Who enjoys `TRIPs' abroad? An empirical analysis of intellectual property rights in the Uruguay Round
AbstractAnalysis of the Uruguay Round is extended by quantifying the impact of the TRIPs agreement. The static costs of raising the standards of patent protection are captured by the transfers of income between countries, with the majority of countries estimated to make net payments abroad, the United States being a major beneficiary. To offset these transfers the model provides estimates of the dynamic benefits from the greater incentive to innovate, revealing that there is potential for all countries to benefit from the TRIPs agreement in the long run. However, the distribution of these benefits is highly skewed towards developed countries.
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Bibliographic InfoArticle provided by Canadian Economics Association in its journal Canadian Journal of Economics.
Volume (Year): 38 (2005)
Issue (Month): 2 (May)
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Postal: Canadian Economics Association Prof. Steven Ambler, Secretary-Treasurer c/o Olivier Lebert, CEA/CJE/CPP Office C.P. 35006, 1221 Fleury Est Montréal, Québec, Canada H2C 3K4
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Find related papers by JEL classification:
- O34 - Economic Development, Technological Change, and Growth - - Technological Change; Research and Development; Intellectual Property Rights - - - Intellectual Property and Intellectual Capital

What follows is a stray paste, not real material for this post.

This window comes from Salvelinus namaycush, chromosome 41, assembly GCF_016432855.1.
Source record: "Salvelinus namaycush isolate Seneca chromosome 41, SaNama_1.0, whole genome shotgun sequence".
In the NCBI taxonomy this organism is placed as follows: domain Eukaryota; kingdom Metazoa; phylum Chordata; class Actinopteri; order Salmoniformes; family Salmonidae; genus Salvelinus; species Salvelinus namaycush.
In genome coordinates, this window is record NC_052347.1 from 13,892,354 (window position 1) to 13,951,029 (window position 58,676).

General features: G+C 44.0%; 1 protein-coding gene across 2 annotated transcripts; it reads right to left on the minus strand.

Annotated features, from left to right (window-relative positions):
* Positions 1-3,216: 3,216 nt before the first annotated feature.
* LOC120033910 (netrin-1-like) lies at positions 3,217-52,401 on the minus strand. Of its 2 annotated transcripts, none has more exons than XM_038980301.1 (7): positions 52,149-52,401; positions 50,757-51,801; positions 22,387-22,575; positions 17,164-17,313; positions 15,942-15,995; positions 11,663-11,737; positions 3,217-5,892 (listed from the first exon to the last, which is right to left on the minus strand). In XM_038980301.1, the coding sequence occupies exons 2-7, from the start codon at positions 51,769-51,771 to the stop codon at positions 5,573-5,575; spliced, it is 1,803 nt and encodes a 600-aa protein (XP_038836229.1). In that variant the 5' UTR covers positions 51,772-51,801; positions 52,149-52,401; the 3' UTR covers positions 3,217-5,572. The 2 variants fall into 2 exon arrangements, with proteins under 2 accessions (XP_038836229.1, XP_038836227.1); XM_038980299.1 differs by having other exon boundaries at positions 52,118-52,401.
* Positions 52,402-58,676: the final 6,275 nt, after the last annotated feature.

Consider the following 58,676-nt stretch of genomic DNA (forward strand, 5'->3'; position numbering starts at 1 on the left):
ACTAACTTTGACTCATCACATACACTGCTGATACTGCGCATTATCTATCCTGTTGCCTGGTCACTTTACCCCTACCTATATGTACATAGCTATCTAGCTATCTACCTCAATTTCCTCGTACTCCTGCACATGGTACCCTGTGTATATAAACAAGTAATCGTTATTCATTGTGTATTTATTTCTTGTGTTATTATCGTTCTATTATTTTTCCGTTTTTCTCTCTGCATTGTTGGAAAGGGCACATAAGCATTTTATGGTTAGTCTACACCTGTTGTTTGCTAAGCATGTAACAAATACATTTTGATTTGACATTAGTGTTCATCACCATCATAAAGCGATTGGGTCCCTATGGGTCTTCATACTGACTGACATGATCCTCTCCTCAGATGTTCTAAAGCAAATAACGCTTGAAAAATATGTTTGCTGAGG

- F43 - International Economics - - Macroeconomic Aspects of International Trade and Finance - - - Economic Growth of Open Economies
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- Park, Walter G., 2008. "International patent protection: 1960-2005," Research Policy, Elsevier, vol. 37(4), pages 761-766, May.
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- McCalman, Phillip, 2010. "Trade policy in a "super size me" world," Journal of International Economics, Elsevier, vol. 81(2), pages 206-218, July.
- Sunil Kanwar, 2008.
"Intellectual Property Protection And Technology Transfer Evidence From Us Multinationals,"
166, Centre for Development Economics, Delhi School of Economics.
- Kanwar, Sunil, 2007. "Intellectual Property Protection and Technology Transfer: Evidence From US Multinationals," University of California at San Diego, Economics Working Paper Series qt606508js, Department of Economics, UC San Diego.
- Fragiskos Archontakis & Nikos Varsakelis, 2011. "US patents abroad: Does gravity matter?," The Journal of Technology Transfer, Springer, vol. 36(4), pages 404-416, August.
- Jeff Thurk, 2008. "To Copy or not to Copy: Intellectual Property Rights, Imitation, and Trade," 2008 Meeting Papers 923, Society for Economic Dynamics.
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